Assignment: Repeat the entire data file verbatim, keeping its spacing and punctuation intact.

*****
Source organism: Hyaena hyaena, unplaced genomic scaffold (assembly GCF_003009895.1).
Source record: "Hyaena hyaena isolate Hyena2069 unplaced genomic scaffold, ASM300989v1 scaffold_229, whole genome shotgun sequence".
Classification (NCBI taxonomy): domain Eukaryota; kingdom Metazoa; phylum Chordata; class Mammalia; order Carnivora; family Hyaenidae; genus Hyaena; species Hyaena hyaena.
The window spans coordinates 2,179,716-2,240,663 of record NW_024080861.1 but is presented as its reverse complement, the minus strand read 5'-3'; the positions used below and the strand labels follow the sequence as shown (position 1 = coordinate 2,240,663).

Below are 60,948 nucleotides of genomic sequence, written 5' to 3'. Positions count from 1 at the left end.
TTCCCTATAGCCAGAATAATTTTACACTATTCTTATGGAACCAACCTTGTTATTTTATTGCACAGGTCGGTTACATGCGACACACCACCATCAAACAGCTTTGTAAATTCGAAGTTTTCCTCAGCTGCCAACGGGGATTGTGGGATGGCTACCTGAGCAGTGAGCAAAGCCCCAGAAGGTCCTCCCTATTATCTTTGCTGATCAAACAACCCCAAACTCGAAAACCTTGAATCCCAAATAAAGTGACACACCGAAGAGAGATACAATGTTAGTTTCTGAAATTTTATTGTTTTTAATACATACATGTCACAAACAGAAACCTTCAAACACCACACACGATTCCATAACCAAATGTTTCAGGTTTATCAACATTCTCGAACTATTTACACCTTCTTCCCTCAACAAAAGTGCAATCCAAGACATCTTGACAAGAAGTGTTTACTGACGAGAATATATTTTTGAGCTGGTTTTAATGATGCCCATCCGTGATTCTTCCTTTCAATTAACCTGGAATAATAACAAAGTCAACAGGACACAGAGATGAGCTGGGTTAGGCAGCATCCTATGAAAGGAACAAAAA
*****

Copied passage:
Source organism: Hyaena hyaena, unplaced genomic scaffold (assembly GCF_003009895.1).
Source record: "Hyaena hyaena isolate Hyena2069 unplaced genomic scaffold, ASM300989v1 scaffold_229, whole genome shotgun sequence".
Classification (NCBI taxonomy): domain Eukaryota; kingdom Metazoa; phylum Chordata; class Mammalia; order Carnivora; family Hyaenidae; genus Hyaena; species Hyaena hyaena.
The window spans coordinates 2,179,716-2,240,663 of record NW_024080861.1 but is presented as its reverse complement, the minus strand read 5'-3'; the positions used below and the strand labels follow the sequence as shown (position 1 = coordinate 2,240,663).

Below are 60,948 nucleotides of genomic sequence, written 5' to 3'. Positions count from 1 at the left end.
TTCCCTATAGCCAGAATAATTTTACACTATTCTTATGGAACCAACCTTGTTATTTTATTGCACAGGTCGGTTACATGCGACACACCACCATCAAACAGCTTTGTAAATTCGAAGTTTTCCTCAGCTGCCAACGGGGATTGTGGGATGGCTACCTGAGCAGTGAGCAAAGCCCCAGAAGGTCCTCCCTATTATCTTTGCTGATCAAACAACCCCAAACTCGAAAACCTTGAATCCCAAATAAAGTGACACACCGAAGAGAGATACAATGTTAGTTTCTGAAATTTTATTGTTTTTAATACATACATGTCACAAACAGAAACCTTCAAACACCACACACGATTCCATAACCAAATGTTTCAGGTTTATCAACATTCTCGAACTATTTACACCTTCTTCCCTCAACAAAAGTGCAATCCAAGACATCTTGACAAGAAGTGTTTACTGACGAGAATATATTTTTGAGCTGGTTTTAATGATGCCCATCCGTGATTCTTCCTTTCAATTAACCTGGAATAATAACAAAGTCAACAGGACACAGAGATGAGCTGGGTTAGGCAGCATCCTATGAAAGGAACAAAAA